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Exercise 7, j. : With G sharp as the soprano note, write in four parts a triad in first inversion, with the subdominant of G sharp minor in the bass. It seemed to me that such a chord does not exist. The book does not have answers to its exercises. Edit: Added a photo of the page!

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  • Shouldn't C# be in the bass? I updated the post with a picture of the page. – Marcus Cavila Aug 1 at 10:58
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    I have an earlier edition, which simply reads "with subdominant in the bass." Looks like a typo introduced by later editors. – Mirlan Aug 2 at 1:10
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The subdominant of G♯ minor is C♯ minor. The C♯ minor chord is C♯-E-G♯. The first inversion of that chord is E-G♯-C♯. So that would mean that E should be the bass note.

But the question is a bit badly worded in that it asks you to put the subdominant of G♯ minor in the bass which could make you think that C♯ should be in the bass. But then it would be root position and not first inversion.

  • What about a second degree chord? But – 11684 Aug 2 at 0:35
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As I understand it, the exercise simply asks for a first inversion chord with a C sharp in the bass (and a G sharp in the soprano). That would be an A sharp half diminished seventh chord (we have four voices so let’s put the seventh in). The second degree also has subdominant function in case you’re worried about that, but to be annoyingly exact the exercise doesn’t specify the function of the chord, just the bass note. I am certain the usage of the word “subdominant” does not indicate the function of the chord since the exercise specified that the subdominant should be put in the bass. A function is a property of the complete harmony, not of a single voice (in fact, in most cases it is trivial to construct multiple chords with various functions on the same note), so this cannot be the intended meaning.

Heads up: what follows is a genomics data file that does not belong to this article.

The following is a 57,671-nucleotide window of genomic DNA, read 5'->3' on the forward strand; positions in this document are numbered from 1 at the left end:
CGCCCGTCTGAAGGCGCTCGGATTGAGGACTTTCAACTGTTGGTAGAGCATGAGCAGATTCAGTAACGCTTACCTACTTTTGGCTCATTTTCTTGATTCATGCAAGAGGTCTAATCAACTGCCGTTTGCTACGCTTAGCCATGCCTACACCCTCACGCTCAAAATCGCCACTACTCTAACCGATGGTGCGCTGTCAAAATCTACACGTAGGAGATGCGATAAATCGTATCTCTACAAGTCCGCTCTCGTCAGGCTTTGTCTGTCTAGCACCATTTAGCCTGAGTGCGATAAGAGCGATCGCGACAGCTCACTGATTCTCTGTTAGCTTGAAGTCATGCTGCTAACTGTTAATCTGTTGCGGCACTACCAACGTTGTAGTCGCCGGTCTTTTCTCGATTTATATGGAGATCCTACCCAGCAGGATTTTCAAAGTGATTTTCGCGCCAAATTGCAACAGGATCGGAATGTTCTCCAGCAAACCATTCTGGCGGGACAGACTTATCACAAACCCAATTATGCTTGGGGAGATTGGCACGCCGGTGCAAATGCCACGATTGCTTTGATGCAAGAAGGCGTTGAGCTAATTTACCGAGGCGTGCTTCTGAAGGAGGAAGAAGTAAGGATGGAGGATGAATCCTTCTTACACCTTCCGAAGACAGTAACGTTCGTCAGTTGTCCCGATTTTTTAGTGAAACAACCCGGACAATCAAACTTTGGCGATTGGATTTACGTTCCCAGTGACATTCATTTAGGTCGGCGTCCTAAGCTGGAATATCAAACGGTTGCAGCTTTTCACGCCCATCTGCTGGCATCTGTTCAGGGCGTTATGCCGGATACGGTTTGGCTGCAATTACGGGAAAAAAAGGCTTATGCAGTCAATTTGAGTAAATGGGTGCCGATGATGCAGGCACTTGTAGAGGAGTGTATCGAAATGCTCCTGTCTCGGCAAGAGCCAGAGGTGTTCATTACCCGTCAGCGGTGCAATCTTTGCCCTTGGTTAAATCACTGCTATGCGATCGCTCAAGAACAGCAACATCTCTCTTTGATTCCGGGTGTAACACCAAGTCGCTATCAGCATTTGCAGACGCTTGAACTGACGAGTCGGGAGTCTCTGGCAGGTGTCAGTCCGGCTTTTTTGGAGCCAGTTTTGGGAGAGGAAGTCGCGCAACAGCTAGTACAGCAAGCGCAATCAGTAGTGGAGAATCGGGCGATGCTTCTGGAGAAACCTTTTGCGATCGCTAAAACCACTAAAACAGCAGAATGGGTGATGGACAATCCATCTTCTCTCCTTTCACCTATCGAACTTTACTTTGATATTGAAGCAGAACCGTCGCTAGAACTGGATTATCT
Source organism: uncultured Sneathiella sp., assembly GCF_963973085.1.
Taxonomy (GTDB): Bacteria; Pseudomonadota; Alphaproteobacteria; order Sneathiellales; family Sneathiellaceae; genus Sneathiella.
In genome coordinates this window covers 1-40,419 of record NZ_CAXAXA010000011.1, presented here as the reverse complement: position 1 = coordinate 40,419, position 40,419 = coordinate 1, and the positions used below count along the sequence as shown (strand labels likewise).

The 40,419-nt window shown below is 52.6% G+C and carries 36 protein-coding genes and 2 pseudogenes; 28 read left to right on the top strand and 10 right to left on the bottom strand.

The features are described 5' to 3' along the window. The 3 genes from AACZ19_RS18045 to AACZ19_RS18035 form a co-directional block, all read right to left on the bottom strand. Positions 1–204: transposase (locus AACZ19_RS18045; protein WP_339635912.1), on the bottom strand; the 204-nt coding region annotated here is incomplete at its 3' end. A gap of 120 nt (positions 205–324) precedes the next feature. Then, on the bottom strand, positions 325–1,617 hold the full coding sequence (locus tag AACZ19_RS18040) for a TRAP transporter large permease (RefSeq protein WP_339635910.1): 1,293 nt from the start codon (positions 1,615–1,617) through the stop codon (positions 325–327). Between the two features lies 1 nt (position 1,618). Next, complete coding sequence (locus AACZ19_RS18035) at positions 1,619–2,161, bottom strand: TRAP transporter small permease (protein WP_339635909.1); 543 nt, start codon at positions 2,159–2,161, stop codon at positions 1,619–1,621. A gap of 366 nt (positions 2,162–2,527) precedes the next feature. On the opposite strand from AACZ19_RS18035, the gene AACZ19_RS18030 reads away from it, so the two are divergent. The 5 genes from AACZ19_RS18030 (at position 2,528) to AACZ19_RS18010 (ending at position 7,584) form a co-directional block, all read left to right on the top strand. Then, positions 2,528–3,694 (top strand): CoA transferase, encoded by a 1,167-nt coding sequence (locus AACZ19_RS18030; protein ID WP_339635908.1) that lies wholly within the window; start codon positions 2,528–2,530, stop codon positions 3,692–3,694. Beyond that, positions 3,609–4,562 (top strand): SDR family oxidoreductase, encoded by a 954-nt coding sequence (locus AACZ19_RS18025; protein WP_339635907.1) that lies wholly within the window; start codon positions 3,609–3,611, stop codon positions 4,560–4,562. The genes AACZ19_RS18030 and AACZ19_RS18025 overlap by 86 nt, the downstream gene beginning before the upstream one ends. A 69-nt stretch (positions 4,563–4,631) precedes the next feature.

The underlying problem is that the exercise uses the word “subdominant” to mean the fourth note of the scale. I’ve encountered this usage quite frequently and in my opinion, it is a terrible idea. Tonic, subdominant and dominant are harmonic functions, so if you use the same words for specific notes it can only lead to confusion (of which your question is proof). Additionally, consider this: if “dominant” can, in addition to a harmonic function, denote just the fifth note of the scale, the seventh degree would be a dominant-function chord without the note named dominant. Conversely, using this hair-brained naming scheme you could say that the subdominant is the seventh of the dominant chord. Besides, it is completely unnecessary to have the function names also denote specific notes, there is nothing wrong with just using the number in the scale. (For example “the fourth [note of the scale]”, the part brackets only added if context demands explicit distinction.)

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